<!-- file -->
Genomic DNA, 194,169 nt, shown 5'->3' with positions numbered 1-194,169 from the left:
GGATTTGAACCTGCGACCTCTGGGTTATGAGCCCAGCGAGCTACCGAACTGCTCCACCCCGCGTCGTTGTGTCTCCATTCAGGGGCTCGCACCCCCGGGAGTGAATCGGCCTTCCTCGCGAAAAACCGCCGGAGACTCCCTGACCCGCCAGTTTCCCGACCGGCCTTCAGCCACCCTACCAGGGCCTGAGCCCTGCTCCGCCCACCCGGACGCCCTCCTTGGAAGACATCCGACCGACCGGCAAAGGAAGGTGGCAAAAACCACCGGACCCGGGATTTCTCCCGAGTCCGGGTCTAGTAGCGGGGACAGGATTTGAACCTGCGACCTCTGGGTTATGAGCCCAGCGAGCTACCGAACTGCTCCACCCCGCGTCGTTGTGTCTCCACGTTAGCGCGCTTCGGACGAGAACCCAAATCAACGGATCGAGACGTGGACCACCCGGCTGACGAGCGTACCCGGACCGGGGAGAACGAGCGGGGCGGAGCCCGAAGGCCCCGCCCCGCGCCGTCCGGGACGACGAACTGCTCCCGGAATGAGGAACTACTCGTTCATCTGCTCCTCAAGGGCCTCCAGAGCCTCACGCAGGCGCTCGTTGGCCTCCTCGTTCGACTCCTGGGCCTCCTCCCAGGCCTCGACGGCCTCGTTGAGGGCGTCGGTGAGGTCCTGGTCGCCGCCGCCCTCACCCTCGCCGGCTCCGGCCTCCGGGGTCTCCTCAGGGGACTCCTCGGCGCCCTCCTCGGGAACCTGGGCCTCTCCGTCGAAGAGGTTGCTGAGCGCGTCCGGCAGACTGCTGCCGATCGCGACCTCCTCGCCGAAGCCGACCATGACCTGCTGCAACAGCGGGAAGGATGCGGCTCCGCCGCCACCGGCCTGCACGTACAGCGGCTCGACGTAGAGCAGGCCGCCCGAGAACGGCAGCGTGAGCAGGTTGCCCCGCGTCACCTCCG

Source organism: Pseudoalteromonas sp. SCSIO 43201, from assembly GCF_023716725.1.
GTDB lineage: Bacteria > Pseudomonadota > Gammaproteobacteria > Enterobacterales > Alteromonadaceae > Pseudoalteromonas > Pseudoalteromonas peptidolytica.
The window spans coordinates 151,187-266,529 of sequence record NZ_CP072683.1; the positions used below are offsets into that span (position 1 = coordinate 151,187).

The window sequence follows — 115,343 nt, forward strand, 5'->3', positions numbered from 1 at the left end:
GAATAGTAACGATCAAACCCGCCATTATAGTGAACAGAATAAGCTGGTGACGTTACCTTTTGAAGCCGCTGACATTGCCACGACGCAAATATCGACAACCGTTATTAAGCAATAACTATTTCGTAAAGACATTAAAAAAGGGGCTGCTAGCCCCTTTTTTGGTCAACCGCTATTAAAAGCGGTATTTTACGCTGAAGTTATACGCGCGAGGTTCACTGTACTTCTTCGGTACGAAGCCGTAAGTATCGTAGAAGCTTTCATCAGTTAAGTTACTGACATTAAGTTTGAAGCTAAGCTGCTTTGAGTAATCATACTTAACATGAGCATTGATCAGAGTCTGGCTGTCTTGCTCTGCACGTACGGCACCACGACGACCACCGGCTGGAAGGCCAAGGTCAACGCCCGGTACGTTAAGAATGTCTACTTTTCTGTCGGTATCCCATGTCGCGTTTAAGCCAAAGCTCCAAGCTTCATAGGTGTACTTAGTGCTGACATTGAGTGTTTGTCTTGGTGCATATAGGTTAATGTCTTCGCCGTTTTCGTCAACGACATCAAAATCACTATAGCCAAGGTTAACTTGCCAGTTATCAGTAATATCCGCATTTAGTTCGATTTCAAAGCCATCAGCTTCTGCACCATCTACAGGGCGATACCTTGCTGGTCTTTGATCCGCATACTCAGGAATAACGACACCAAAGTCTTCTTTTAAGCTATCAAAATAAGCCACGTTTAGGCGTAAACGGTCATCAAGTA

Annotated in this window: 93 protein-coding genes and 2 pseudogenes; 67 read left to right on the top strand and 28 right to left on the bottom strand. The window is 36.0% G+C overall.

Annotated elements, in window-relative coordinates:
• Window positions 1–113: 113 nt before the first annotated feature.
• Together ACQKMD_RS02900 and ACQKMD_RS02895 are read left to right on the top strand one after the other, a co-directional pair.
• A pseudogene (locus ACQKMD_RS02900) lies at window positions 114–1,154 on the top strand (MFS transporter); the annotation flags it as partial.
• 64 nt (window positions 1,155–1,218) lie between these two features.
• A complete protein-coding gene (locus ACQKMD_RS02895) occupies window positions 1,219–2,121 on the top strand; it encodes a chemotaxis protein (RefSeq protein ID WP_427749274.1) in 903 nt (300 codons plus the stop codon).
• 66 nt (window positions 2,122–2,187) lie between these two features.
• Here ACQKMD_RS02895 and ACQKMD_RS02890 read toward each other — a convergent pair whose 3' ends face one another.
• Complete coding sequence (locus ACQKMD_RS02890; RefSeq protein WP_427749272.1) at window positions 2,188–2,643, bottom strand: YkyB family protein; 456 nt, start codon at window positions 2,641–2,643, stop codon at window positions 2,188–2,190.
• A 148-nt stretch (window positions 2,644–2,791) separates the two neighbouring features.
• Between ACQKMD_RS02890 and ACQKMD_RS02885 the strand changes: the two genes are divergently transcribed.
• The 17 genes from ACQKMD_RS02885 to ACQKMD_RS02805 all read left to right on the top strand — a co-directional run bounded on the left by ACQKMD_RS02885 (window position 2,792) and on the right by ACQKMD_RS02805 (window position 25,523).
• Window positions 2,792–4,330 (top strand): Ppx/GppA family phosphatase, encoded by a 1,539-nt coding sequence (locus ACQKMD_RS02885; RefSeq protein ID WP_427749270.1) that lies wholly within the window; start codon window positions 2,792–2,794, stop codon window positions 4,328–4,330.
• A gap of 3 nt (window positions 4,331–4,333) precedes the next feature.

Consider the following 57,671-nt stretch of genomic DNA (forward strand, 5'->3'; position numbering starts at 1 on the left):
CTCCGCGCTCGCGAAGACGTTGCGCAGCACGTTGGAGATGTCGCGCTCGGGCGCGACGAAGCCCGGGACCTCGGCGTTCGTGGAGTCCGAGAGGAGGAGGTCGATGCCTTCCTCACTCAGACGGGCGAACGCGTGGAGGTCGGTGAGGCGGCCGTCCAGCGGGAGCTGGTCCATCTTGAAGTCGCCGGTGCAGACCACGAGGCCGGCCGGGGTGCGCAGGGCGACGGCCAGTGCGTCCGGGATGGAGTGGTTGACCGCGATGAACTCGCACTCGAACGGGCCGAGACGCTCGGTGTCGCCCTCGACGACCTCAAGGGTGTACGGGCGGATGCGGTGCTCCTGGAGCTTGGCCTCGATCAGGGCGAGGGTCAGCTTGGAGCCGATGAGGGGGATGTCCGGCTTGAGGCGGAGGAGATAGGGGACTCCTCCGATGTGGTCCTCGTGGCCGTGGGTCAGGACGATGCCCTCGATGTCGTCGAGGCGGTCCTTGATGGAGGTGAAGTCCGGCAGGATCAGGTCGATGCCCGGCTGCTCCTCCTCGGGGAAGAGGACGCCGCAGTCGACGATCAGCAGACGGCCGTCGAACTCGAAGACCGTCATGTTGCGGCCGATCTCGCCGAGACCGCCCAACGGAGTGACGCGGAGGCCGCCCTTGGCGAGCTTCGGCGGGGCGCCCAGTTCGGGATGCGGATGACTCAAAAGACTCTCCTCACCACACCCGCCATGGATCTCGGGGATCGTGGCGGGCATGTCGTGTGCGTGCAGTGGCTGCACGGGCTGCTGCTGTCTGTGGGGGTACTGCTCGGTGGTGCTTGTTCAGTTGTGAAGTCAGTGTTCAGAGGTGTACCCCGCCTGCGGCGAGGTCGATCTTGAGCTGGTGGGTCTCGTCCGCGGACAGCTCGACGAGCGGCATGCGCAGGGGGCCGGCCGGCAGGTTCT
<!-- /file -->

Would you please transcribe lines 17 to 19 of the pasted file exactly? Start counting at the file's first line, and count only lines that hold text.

• Complete coding sequence (locus ACQKMD_RS02890; RefSeq protein WP_427749272.1) at window positions 2,188–2,643, bottom strand: YkyB family protein; 456 nt, start codon at window positions 2,641–2,643, stop codon at window positions 2,188–2,190.
• A 148-nt stretch (window positions 2,644–2,791) separates the two neighbouring features.
• Between ACQKMD_RS02890 and ACQKMD_RS02885 the strand changes: the two genes are divergently transcribed.